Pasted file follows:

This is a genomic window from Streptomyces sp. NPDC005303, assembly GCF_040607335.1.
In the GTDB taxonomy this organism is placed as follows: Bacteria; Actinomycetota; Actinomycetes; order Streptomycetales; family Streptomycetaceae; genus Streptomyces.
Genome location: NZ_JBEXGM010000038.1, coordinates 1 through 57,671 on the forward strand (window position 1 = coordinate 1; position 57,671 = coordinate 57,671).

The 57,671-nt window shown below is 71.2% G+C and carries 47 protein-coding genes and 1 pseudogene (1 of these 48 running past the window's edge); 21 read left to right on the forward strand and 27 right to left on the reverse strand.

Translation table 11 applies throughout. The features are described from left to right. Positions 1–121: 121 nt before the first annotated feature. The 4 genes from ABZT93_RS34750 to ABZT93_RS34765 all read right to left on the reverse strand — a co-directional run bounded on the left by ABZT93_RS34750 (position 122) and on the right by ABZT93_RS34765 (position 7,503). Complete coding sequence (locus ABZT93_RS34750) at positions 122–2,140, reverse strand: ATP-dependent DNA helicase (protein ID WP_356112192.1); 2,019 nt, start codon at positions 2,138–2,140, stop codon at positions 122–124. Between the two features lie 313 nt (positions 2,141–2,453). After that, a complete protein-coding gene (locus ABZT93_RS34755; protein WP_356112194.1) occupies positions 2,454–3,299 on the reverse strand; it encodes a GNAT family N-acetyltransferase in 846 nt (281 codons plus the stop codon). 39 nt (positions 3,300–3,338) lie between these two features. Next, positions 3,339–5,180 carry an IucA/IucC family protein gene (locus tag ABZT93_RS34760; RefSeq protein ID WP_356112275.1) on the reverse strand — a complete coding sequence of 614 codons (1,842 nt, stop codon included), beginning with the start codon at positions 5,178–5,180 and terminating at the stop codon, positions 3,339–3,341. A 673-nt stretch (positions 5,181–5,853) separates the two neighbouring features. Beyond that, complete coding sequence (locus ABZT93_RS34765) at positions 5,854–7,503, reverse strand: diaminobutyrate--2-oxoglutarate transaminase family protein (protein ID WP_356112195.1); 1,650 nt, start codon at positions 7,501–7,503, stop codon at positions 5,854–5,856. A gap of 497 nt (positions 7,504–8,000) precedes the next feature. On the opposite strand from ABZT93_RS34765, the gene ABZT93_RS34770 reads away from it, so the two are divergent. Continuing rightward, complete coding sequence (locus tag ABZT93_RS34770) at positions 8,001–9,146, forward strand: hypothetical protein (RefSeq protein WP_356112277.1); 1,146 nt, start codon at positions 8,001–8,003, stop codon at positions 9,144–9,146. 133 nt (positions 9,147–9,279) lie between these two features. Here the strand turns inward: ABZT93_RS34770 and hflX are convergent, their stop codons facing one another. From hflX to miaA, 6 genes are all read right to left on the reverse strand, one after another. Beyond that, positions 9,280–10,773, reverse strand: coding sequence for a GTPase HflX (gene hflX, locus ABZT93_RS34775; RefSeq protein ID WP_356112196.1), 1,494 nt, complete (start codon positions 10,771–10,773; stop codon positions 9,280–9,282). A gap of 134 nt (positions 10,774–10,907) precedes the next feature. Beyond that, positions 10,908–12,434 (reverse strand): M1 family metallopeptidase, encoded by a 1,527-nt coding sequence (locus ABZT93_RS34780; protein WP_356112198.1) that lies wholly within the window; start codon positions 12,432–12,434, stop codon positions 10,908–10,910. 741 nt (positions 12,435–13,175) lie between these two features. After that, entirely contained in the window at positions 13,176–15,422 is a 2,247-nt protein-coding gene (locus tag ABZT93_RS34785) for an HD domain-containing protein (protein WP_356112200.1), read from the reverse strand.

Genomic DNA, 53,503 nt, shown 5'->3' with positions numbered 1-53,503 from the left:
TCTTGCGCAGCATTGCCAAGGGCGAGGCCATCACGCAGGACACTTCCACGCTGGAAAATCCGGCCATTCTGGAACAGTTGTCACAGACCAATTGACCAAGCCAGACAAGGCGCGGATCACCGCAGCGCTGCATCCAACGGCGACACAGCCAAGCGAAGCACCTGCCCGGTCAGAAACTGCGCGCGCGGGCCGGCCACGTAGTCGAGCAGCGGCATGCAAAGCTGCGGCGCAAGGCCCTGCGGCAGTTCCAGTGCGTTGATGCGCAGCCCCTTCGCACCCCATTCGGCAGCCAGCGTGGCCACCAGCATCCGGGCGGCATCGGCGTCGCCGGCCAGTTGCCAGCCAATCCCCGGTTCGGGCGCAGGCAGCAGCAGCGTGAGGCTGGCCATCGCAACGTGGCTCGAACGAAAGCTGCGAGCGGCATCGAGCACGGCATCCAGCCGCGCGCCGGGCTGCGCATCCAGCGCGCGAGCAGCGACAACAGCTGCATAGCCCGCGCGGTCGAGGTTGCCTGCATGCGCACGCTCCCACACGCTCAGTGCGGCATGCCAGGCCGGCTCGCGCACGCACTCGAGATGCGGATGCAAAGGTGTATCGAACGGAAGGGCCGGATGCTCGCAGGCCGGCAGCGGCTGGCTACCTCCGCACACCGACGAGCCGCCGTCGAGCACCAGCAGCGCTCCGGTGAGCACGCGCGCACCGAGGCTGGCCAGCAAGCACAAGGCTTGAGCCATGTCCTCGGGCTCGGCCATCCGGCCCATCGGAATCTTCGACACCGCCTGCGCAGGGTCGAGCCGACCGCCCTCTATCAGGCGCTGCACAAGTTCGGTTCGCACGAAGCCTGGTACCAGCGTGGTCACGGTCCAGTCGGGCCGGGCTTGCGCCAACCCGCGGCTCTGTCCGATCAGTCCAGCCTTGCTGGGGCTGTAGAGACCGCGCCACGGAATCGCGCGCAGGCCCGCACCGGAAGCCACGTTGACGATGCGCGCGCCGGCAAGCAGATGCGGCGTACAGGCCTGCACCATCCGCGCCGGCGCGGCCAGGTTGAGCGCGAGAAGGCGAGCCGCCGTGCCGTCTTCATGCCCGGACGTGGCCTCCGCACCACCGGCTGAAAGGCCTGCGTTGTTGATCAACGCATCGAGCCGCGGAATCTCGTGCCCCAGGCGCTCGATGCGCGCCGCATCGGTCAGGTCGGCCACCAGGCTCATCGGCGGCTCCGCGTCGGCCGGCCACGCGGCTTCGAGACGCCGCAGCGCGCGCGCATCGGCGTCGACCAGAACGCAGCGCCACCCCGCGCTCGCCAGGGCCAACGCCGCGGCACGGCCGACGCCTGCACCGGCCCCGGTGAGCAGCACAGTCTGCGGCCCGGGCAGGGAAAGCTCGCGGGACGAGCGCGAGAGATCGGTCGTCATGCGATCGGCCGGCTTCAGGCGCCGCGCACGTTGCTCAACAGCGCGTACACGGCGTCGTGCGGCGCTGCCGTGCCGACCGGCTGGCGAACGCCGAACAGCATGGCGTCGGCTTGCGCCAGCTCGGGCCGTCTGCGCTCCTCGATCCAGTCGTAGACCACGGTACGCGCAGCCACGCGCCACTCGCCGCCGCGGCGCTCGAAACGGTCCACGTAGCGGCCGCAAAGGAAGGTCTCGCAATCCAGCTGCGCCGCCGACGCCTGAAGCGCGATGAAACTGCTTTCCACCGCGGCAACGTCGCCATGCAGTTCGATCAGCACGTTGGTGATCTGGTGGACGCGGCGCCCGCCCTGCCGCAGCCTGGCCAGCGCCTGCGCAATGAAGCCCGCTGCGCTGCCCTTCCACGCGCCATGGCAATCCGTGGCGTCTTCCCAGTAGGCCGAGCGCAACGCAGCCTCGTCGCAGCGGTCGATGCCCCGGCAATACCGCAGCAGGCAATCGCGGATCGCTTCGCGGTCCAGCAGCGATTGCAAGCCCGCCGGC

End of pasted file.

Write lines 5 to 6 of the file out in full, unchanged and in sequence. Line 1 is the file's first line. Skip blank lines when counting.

Translation table 11 applies throughout. The features are described from left to right. Positions 1–121: 121 nt before the first annotated feature. The 4 genes from ABZT93_RS34750 to ABZT93_RS34765 all read right to left on the reverse strand — a co-directional run bounded on the left by ABZT93_RS34750 (position 122) and on the right by ABZT93_RS34765 (position 7,503). Complete coding sequence (locus ABZT93_RS34750) at positions 122–2,140, reverse strand: ATP-dependent DNA helicase (protein ID WP_356112192.1); 2,019 nt, start codon at positions 2,138–2,140, stop codon at positions 122–124. Between the two features lie 313 nt (positions 2,141–2,453). After that, a complete protein-coding gene (locus ABZT93_RS34755; protein WP_356112194.1) occupies positions 2,454–3,299 on the reverse strand; it encodes a GNAT family N-acetyltransferase in 846 nt (281 codons plus the stop codon). 39 nt (positions 3,300–3,338) lie between these two features. Next, positions 3,339–5,180 carry an IucA/IucC family protein gene (locus tag ABZT93_RS34760; RefSeq protein ID WP_356112275.1) on the reverse strand — a complete coding sequence of 614 codons (1,842 nt, stop codon included), beginning with the start codon at positions 5,178–5,180 and terminating at the stop codon, positions 3,339–3,341. A 673-nt stretch (positions 5,181–5,853) separates the two neighbouring features. Beyond that, complete coding sequence (locus ABZT93_RS34765) at positions 5,854–7,503, reverse strand: diaminobutyrate--2-oxoglutarate transaminase family protein (protein ID WP_356112195.1); 1,650 nt, start codon at positions 7,501–7,503, stop codon at positions 5,854–5,856. A gap of 497 nt (positions 7,504–8,000) precedes the next feature. On the opposite strand from ABZT93_RS34765, the gene ABZT93_RS34770 reads away from it, so the two are divergent. Continuing rightward, complete coding sequence (locus tag ABZT93_RS34770) at positions 8,001–9,146, forward strand: hypothetical protein (RefSeq protein WP_356112277.1); 1,146 nt, start codon at positions 8,001–8,003, stop codon at positions 9,144–9,146. 133 nt (positions 9,147–9,279) lie between these two features. Here the strand turns inward: ABZT93_RS34770 and hflX are convergent, their stop codons facing one another. From hflX to miaA, 6 genes are all read right to left on the reverse strand, one after another. Beyond that, positions 9,280–10,773, reverse strand: coding sequence for a GTPase HflX (gene hflX, locus ABZT93_RS34775; RefSeq protein ID WP_356112196.1), 1,494 nt, complete (start codon positions 10,771–10,773; stop codon positions 9,280–9,282). A gap of 134 nt (positions 10,774–10,907) precedes the next feature. Beyond that, positions 10,908–12,434 (reverse strand): M1 family metallopeptidase, encoded by a 1,527-nt coding sequence (locus ABZT93_RS34780; protein WP_356112198.1) that lies wholly within the window; start codon positions 12,432–12,434, stop codon positions 10,908–10,910. 741 nt (positions 12,435–13,175) lie between these two features. After that, entirely contained in the window at positions 13,176–15,422 is a 2,247-nt protein-coding gene (locus tag ABZT93_RS34785) for an HD domain-containing protein (protein WP_356112200.1), read from the reverse strand.

Genomic DNA, 53,503 nt, shown 5'->3' with positions numbered 1-53,503 from the left: